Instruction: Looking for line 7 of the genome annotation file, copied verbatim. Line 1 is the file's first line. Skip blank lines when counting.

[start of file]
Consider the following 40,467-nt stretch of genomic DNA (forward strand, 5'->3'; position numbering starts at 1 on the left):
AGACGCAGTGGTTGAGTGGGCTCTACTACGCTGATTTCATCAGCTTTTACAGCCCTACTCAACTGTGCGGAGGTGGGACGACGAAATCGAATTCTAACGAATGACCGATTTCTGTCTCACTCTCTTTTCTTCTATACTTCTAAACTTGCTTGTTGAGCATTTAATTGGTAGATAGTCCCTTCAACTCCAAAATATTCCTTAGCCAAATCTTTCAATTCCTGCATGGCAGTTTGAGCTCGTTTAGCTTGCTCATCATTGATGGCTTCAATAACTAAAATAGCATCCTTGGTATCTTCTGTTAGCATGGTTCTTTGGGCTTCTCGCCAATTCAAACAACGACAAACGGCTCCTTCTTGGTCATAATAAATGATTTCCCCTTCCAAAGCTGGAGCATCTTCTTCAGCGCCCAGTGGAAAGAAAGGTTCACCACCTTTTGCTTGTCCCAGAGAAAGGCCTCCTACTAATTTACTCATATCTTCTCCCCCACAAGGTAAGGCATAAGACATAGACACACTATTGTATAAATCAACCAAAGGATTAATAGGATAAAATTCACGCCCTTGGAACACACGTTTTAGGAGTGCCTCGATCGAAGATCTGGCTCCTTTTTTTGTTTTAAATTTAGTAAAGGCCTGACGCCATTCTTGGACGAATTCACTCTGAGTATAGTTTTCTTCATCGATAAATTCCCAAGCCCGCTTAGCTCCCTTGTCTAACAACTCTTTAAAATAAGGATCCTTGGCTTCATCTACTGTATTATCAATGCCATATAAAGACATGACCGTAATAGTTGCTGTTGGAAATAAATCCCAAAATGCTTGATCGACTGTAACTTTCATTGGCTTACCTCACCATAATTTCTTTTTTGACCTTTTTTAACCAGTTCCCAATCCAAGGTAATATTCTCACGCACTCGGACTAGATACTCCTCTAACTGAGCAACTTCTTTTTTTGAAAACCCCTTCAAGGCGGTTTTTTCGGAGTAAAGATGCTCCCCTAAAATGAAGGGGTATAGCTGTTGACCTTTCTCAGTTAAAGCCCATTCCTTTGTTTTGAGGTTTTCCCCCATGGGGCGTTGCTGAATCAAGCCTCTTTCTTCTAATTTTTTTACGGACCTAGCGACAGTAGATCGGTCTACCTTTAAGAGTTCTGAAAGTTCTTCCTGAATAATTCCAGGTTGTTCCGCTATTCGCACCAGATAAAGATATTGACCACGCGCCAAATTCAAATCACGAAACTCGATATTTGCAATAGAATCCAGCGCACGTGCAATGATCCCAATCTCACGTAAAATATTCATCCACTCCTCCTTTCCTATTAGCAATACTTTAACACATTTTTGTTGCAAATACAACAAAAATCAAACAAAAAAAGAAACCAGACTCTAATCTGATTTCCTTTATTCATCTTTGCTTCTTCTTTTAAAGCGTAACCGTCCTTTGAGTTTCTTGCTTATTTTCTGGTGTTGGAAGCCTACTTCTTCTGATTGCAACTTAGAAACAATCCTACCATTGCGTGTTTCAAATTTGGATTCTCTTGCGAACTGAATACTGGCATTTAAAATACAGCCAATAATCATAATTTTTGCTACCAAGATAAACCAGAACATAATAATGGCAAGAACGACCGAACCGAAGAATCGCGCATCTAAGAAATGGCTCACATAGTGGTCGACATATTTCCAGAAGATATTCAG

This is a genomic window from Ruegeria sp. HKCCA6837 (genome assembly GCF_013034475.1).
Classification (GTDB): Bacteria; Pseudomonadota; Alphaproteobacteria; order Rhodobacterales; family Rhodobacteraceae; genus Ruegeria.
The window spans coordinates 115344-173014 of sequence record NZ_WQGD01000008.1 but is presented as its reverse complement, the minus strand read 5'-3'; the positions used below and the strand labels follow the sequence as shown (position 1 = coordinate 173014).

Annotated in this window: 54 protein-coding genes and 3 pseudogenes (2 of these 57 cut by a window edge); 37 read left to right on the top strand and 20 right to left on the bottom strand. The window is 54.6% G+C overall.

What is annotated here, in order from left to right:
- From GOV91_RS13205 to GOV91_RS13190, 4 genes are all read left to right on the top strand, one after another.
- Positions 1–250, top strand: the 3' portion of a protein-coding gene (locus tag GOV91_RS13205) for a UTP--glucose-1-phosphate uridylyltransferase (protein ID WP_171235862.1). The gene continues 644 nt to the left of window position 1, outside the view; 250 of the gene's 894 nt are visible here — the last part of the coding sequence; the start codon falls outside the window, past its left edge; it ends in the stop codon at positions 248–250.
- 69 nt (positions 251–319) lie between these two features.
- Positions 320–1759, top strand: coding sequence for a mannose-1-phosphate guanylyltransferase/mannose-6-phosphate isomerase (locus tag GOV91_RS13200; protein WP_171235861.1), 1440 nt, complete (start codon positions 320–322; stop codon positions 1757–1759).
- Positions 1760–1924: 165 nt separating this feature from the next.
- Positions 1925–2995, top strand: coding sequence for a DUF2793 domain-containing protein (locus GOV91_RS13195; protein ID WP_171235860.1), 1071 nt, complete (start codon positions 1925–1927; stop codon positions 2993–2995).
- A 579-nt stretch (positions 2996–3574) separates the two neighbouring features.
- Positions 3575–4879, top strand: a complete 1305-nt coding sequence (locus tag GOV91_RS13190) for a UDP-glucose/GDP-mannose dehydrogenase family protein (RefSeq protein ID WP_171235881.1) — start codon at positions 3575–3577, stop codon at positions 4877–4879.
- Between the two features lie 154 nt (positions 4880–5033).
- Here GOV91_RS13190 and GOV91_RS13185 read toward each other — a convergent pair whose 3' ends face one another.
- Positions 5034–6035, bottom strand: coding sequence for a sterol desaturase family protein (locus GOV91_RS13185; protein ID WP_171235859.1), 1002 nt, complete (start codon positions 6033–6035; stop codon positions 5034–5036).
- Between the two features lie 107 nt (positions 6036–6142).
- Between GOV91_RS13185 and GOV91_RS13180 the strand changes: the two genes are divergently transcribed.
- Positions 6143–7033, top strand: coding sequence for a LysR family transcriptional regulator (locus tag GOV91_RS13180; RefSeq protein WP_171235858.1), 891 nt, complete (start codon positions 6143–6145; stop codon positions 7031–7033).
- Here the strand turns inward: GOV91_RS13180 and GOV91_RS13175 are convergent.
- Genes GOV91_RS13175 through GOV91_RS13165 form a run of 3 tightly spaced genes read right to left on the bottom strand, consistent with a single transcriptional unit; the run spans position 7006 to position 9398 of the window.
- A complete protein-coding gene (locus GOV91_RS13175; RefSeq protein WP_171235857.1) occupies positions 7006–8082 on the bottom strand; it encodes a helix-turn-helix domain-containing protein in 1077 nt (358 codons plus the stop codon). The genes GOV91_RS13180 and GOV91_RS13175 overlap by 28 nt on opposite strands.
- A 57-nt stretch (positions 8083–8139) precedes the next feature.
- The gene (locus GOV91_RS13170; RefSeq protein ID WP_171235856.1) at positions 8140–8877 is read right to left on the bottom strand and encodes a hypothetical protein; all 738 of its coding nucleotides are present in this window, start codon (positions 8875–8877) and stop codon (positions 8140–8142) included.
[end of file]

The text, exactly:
What is annotated here, in order from left to right: